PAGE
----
Running along your forearm are muscles that bend, extend and rotate your wrists. Often neglected, these muscles are involved in moving and maintaining the position of your wrist whenever you perform upper-body exercises. With a pair of dumbbells and a table, you can effectively target and develop strength in all of the forearm muscles.
To effectively develop strength in your forearms, you’ll want to complete your workout two days per week. They are smaller muscles that contribute to more complex exercises, so if you’re going to incorporate these exercises into your weight-training workout, you’ll want to fit them in at the end of your session so that your forearms aren’t fatigued when performing the larger exercises. Do two to three sets of 15 repetitions of each exercise and choose a weighted dumbbell that makes it challenging for you to finish all 15 of the repetitions.
Dumbbell wrist curls develop strength in the muscles on the inside of your forearms. Those muscles are responsible for bending, or flexing your wrists. Stand beside a table with a dumbbell in the hand closest to the table. Lean over and place your elbow onto the table with your wrist just hanging off the edge and your palm facing upward. Extend your wrist to drop the dumbbell toward the floor and then flex your wrist to bring the weight up toward your forearm. After you’ve completed the set, switch arms.
The muscles that run at the back of your forearms extend, or straighten your wrists. Dumbbell wrist extensions are similar to wrist curls except that set your elbow on the table and have your wrist hanging off the edge with palms facing downward. Bend your wrist to lower the weight toward the floor and then extend your wrist as far as you comfortably can. Switch to the other arm once you’re finished with the set on the original arm.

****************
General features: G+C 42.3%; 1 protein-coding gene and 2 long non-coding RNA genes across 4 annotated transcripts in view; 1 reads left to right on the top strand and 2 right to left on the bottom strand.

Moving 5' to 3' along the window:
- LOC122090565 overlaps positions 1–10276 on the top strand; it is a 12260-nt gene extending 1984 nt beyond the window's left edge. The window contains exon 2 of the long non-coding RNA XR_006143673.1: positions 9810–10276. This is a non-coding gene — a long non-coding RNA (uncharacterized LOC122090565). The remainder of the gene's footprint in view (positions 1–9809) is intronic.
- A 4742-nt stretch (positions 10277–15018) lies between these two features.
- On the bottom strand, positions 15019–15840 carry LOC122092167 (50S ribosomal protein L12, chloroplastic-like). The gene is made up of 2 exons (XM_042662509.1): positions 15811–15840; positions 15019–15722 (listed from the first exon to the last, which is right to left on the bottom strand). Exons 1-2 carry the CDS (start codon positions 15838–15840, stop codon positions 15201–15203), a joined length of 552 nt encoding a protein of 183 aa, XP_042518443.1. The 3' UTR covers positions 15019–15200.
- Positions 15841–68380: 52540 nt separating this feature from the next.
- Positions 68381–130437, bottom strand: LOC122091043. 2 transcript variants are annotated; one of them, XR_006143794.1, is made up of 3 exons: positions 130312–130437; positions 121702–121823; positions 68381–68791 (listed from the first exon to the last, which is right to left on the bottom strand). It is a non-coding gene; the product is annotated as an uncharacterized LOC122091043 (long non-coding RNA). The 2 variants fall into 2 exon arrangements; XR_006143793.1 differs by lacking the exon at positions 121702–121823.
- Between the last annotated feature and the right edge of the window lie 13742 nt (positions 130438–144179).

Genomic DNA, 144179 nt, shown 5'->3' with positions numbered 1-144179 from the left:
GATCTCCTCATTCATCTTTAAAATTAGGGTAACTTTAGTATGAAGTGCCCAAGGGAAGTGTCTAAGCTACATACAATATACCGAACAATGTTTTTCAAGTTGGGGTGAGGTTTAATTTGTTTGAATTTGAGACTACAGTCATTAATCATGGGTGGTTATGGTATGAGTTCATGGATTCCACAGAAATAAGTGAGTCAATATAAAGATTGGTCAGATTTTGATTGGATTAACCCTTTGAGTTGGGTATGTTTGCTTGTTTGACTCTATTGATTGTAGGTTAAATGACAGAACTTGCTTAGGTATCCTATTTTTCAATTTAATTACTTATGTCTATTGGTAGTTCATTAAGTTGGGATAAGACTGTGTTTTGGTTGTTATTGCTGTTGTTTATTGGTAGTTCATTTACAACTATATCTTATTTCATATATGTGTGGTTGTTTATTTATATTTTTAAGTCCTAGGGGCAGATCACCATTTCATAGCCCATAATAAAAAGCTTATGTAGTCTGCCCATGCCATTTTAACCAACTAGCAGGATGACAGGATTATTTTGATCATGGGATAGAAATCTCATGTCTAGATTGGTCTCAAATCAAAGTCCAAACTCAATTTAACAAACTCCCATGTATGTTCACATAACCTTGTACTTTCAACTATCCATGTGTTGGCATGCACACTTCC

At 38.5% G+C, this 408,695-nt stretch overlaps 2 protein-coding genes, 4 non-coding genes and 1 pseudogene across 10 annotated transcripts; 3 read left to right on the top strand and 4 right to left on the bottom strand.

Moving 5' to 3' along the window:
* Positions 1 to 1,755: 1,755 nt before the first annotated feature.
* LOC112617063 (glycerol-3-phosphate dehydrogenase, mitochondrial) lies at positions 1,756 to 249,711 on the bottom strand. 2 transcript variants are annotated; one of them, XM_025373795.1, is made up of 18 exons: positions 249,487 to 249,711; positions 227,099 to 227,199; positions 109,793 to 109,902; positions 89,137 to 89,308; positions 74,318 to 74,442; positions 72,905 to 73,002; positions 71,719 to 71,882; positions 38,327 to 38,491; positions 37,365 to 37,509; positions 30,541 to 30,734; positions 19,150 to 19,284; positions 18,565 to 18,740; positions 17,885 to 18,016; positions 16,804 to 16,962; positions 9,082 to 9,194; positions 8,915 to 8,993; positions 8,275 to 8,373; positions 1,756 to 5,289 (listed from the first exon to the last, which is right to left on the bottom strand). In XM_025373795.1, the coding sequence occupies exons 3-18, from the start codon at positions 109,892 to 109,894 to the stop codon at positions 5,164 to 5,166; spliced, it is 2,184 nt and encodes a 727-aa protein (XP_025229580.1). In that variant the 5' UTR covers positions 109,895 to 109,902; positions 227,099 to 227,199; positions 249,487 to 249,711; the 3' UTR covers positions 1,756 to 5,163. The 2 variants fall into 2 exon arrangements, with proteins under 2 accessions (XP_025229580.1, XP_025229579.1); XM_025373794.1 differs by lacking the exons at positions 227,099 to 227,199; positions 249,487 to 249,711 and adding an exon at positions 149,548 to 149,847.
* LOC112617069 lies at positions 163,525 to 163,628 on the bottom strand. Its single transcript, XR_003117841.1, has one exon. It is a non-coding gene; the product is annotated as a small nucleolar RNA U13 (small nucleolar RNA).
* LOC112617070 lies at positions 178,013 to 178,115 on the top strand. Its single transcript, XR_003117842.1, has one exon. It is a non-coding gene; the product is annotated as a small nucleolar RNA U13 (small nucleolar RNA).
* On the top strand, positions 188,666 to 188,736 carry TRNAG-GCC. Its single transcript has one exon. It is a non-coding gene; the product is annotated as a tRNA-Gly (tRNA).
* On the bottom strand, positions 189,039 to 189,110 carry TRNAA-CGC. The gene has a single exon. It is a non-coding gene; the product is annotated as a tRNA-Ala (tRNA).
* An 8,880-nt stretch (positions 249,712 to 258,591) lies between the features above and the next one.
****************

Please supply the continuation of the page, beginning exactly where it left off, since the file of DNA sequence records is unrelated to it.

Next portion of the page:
Supinators and Pronators
Your forearm muscles also perform supination, which means they rotate your wrists from a palm down to a palm up position, and pronation, which means they rotate your wrists from a palm up to a palm down position. Set your elbow on the table with your wrist hanging off the edge. Begin with your palm down and then open up and rotate your wrist so that you finish with your palm facing up. Rotate your wrist back to return to a palm down position. Don’t forget to switch arms.
Kim Nunley has been screenwriting and working as an online health and fitness writer since 2005. She’s had multiple short screenplays produced and her feature scripts have placed at the Austin Film Festival. Prior to writing full-time, she worked as a strength coach, athletic coach and college instructor. She holds a master's degree in kinesiology from California State University, Fullerton.